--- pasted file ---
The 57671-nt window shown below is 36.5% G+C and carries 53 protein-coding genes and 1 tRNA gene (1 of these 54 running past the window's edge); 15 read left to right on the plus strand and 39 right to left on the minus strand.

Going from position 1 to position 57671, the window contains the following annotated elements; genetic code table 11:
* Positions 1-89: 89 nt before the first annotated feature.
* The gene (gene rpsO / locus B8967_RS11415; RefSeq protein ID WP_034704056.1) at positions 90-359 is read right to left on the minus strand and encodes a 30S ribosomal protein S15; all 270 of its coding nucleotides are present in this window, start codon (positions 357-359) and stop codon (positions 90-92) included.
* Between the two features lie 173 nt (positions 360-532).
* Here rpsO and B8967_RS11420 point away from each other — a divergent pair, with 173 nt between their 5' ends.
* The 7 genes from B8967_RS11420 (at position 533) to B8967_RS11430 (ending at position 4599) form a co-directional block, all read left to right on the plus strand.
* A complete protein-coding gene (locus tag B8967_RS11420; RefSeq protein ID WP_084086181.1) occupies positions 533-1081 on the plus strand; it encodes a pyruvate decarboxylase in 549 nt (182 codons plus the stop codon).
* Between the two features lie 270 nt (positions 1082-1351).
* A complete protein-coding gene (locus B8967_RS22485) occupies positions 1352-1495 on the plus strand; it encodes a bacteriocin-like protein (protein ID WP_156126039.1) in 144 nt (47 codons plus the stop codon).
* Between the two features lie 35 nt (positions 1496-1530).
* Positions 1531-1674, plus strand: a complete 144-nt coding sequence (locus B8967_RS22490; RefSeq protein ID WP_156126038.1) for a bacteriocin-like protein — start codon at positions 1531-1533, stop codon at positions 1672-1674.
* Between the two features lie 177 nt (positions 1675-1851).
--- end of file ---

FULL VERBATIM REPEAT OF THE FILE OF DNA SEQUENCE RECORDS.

The 57671-nt window shown below is 36.5% G+C and carries 53 protein-coding genes and 1 tRNA gene (1 of these 54 running past the window's edge); 15 read left to right on the plus strand and 39 right to left on the minus strand.

Going from position 1 to position 57671, the window contains the following annotated elements; genetic code table 11:
* Positions 1-89: 89 nt before the first annotated feature.
* The gene (gene rpsO / locus B8967_RS11415; RefSeq protein ID WP_034704056.1) at positions 90-359 is read right to left on the minus strand and encodes a 30S ribosomal protein S15; all 270 of its coding nucleotides are present in this window, start codon (positions 357-359) and stop codon (positions 90-92) included.
* Between the two features lie 173 nt (positions 360-532).
* Here rpsO and B8967_RS11420 point away from each other — a divergent pair, with 173 nt between their 5' ends.
* The 7 genes from B8967_RS11420 (at position 533) to B8967_RS11430 (ending at position 4599) form a co-directional block, all read left to right on the plus strand.
* A complete protein-coding gene (locus tag B8967_RS11420; RefSeq protein ID WP_084086181.1) occupies positions 533-1081 on the plus strand; it encodes a pyruvate decarboxylase in 549 nt (182 codons plus the stop codon).
* Between the two features lie 270 nt (positions 1082-1351).
* A complete protein-coding gene (locus B8967_RS22485) occupies positions 1352-1495 on the plus strand; it encodes a bacteriocin-like protein (protein ID WP_156126039.1) in 144 nt (47 codons plus the stop codon).
* Between the two features lie 35 nt (positions 1496-1530).
* Positions 1531-1674, plus strand: a complete 144-nt coding sequence (locus B8967_RS22490; RefSeq protein ID WP_156126038.1) for a bacteriocin-like protein — start codon at positions 1531-1533, stop codon at positions 1672-1674.
* Between the two features lie 177 nt (positions 1675-1851).